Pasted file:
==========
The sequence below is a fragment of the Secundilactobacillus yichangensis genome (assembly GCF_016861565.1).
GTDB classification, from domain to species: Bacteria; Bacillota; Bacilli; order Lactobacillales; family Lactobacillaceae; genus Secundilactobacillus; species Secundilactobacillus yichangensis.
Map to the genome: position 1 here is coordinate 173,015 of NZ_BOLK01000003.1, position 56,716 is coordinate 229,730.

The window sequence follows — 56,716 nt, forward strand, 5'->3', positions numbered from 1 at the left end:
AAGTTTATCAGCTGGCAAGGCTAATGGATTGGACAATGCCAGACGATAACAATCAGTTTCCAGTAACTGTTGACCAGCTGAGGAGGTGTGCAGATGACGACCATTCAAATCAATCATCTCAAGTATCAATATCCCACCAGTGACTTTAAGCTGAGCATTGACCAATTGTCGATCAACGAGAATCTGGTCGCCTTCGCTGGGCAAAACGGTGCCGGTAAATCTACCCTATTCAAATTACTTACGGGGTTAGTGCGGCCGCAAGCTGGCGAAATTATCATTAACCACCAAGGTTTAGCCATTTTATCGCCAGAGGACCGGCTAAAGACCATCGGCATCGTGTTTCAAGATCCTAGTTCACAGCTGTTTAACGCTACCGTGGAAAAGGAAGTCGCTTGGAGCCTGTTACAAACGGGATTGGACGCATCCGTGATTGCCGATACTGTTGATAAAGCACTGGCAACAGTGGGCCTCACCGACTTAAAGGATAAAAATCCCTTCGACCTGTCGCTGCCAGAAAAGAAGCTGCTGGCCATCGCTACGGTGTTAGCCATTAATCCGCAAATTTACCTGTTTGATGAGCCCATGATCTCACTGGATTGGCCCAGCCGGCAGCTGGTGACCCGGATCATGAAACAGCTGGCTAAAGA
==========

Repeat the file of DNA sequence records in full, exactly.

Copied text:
The sequence below is a fragment of the Secundilactobacillus yichangensis genome (assembly GCF_016861565.1).
GTDB classification, from domain to species: Bacteria; Bacillota; Bacilli; order Lactobacillales; family Lactobacillaceae; genus Secundilactobacillus; species Secundilactobacillus yichangensis.
Map to the genome: position 1 here is coordinate 173,015 of NZ_BOLK01000003.1, position 56,716 is coordinate 229,730.

The window sequence follows — 56,716 nt, forward strand, 5'->3', positions numbered from 1 at the left end:
AAGTTTATCAGCTGGCAAGGCTAATGGATTGGACAATGCCAGACGATAACAATCAGTTTCCAGTAACTGTTGACCAGCTGAGGAGGTGTGCAGATGACGACCATTCAAATCAATCATCTCAAGTATCAATATCCCACCAGTGACTTTAAGCTGAGCATTGACCAATTGTCGATCAACGAGAATCTGGTCGCCTTCGCTGGGCAAAACGGTGCCGGTAAATCTACCCTATTCAAATTACTTACGGGGTTAGTGCGGCCGCAAGCTGGCGAAATTATCATTAACCACCAAGGTTTAGCCATTTTATCGCCAGAGGACCGGCTAAAGACCATCGGCATCGTGTTTCAAGATCCTAGTTCACAGCTGTTTAACGCTACCGTGGAAAAGGAAGTCGCTTGGAGCCTGTTACAAACGGGATTGGACGCATCCGTGATTGCCGATACTGTTGATAAAGCACTGGCAACAGTGGGCCTCACCGACTTAAAGGATAAAAATCCCTTCGACCTGTCGCTGCCAGAAAAGAAGCTGCTGGCCATCGCTACGGTGTTAGCCATTAATCCGCAAATTTACCTGTTTGATGAGCCCATGATCTCACTGGATTGGCCCAGCCGGCAGCTGGTGACCCGGATCATGAAACAGCTGGCTAAAGA